A Turkish Cypriot top official has accused the Foreign Ministry of the Republic of Cyprus of unfairly targeting the shipping industry and universities in the north at a time when there are calls for better relations between the two communities.
Kudret Ozersay, who oversees foreign matters in the north, issued a written statement on Tuesday saying that the government in the south was behaving in a way that could damage relations between the two communities on the island, according to Turkish Cypriot media.
“It is becoming apparent that unfortunately the Greek Cypriot leadership cannot stand the idea of letting Turkish Cypriots catch a breath, not only in politics, culture, and sports, but also in the economy sector,” Ozersay wrote.
Ozersay, a former professor and chief negotiator, said he saw a contradiction in the Greek Cypriot side towards Turkish Cypriots, on one hand by blocking economic activity and on the other hand by calling for improved relations between the two sides.
'We are faced with a mentality trying to keep us out of the global economy but then also calling for better relations between the two communities'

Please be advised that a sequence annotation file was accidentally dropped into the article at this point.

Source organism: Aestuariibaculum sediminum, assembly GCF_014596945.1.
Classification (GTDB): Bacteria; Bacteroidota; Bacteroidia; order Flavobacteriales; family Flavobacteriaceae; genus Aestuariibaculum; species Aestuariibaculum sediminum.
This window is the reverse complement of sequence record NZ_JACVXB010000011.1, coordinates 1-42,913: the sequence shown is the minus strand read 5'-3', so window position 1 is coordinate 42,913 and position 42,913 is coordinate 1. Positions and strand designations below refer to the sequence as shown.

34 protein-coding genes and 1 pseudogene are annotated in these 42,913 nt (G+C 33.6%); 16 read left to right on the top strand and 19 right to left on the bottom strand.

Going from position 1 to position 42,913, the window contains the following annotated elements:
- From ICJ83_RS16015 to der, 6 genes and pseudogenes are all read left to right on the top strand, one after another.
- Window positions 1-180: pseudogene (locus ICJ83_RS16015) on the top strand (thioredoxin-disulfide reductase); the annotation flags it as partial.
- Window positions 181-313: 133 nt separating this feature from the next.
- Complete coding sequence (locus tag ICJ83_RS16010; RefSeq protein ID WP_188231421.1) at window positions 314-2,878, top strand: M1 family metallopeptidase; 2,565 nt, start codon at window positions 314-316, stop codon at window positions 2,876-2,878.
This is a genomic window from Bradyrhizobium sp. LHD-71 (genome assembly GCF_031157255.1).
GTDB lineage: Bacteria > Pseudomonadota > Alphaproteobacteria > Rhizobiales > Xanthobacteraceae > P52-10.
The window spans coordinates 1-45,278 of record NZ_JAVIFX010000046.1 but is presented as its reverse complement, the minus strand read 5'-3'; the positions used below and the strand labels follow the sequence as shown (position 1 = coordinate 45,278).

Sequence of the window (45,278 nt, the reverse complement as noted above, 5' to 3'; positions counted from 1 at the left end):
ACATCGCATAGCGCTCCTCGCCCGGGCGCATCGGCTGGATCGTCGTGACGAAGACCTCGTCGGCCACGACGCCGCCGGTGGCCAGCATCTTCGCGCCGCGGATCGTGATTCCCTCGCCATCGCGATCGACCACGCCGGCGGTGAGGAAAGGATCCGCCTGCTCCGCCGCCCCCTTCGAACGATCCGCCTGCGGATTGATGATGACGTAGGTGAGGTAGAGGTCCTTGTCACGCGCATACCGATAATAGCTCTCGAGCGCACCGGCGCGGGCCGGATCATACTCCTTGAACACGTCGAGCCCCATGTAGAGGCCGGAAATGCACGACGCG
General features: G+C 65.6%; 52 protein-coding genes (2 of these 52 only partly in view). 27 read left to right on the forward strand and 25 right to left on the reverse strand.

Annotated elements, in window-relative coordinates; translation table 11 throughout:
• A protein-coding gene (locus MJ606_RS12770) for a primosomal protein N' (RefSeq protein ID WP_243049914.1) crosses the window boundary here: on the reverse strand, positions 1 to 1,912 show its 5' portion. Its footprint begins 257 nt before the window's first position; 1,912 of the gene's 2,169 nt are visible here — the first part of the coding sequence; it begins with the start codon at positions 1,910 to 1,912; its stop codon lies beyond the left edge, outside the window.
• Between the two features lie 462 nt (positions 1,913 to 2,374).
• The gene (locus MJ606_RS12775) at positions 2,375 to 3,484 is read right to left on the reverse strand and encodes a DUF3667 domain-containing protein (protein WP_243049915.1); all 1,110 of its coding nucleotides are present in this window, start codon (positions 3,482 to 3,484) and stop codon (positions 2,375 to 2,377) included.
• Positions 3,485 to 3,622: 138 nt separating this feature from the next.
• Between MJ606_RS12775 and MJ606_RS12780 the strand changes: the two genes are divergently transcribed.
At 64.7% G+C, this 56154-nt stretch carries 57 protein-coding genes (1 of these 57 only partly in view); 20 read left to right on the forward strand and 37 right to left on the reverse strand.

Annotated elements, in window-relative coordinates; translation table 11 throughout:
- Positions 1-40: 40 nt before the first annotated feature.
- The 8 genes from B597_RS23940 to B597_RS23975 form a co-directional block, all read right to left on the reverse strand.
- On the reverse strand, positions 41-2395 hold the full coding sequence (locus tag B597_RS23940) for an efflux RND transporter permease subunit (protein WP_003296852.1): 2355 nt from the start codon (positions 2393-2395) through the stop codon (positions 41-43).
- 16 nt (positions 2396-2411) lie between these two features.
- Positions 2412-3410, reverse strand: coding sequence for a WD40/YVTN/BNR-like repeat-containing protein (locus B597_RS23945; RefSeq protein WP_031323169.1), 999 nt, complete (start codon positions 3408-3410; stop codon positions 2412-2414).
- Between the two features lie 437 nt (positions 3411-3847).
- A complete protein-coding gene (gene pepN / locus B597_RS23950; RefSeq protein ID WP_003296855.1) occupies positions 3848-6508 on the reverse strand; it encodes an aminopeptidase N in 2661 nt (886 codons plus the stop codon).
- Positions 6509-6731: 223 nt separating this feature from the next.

“We are faced with a mentality through which letters are being sent everywhere trying to keep us out of the global economy but then also calling for better relations between the two communities,” Ozersay wrote.
“I’m sorry, but this is blatant hypocrisy,” Ozersay said.
According to CNA News Agency, Ozersay said that higher education and tourism were vital industries in the north but Greek Cypriots were targeting both.
He also said that while graduates from Eastern Mediterranean University in the north are being accepted everywhere in the world and their diplomas are being recognised without difficulty, in the south foreign ministry officials of the Republic are putting hurdles and trying to block the cooperation between EMU and Oxford University.
“This has no legal standing,” Ozersay said.
He described actions by foreign ministry officials in the Republic as “outdated methods” in an era when people in the south spend money when they cross over to the north, he said.
Ozersay also made references to past arrests of boat captains by Greek Cypriot authorities, saying officials in the Republic of Cyprus would detain captains who crossed into the south for a visit on the basis that they had used unrecognised ports in the north.
“But now they are also going after the countries who register these ships. What kind of mentality is this? When the Turkish Cypriot is calling for a change in the mentality, this is what it is talking about,” Ozersay said.